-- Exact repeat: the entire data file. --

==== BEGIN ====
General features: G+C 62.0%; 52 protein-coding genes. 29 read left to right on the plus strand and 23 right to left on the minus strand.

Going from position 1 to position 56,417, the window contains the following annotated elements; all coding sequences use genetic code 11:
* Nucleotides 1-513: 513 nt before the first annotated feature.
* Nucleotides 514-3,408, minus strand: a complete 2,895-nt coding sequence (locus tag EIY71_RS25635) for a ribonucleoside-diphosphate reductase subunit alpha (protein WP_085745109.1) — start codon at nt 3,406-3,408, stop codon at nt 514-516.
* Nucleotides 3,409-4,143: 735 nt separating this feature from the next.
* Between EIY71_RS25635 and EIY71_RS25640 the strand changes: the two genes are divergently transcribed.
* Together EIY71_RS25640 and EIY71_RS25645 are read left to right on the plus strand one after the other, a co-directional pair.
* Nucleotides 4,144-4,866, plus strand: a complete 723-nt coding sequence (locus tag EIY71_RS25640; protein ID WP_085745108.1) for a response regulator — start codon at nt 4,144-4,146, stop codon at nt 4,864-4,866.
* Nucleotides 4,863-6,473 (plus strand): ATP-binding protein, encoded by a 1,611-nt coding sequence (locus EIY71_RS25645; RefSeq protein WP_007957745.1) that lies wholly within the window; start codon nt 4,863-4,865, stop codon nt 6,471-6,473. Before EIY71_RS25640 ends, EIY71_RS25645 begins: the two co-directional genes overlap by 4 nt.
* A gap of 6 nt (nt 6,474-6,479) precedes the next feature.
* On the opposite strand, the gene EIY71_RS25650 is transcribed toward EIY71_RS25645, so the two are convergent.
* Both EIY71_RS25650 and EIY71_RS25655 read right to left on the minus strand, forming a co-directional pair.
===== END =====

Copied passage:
General features: G+C 62.0%; 52 protein-coding genes. 29 read left to right on the plus strand and 23 right to left on the minus strand.

Going from position 1 to position 56,417, the window contains the following annotated elements; all coding sequences use genetic code 11:
* Nucleotides 1-513: 513 nt before the first annotated feature.
* Nucleotides 514-3,408, minus strand: a complete 2,895-nt coding sequence (locus tag EIY71_RS25635) for a ribonucleoside-diphosphate reductase subunit alpha (protein WP_085745109.1) — start codon at nt 3,406-3,408, stop codon at nt 514-516.
* Nucleotides 3,409-4,143: 735 nt separating this feature from the next.
* Between EIY71_RS25635 and EIY71_RS25640 the strand changes: the two genes are divergently transcribed.
* Together EIY71_RS25640 and EIY71_RS25645 are read left to right on the plus strand one after the other, a co-directional pair.
* Nucleotides 4,144-4,866, plus strand: a complete 723-nt coding sequence (locus tag EIY71_RS25640; protein ID WP_085745108.1) for a response regulator — start codon at nt 4,144-4,146, stop codon at nt 4,864-4,866.
* Nucleotides 4,863-6,473 (plus strand): ATP-binding protein, encoded by a 1,611-nt coding sequence (locus EIY71_RS25645; RefSeq protein WP_007957745.1) that lies wholly within the window; start codon nt 4,863-4,865, stop codon nt 6,471-6,473. Before EIY71_RS25640 ends, EIY71_RS25645 begins: the two co-directional genes overlap by 4 nt.
* A gap of 6 nt (nt 6,474-6,479) precedes the next feature.
* On the opposite strand, the gene EIY71_RS25650 is transcribed toward EIY71_RS25645, so the two are convergent.
* Both EIY71_RS25650 and EIY71_RS25655 read right to left on the minus strand, forming a co-directional pair.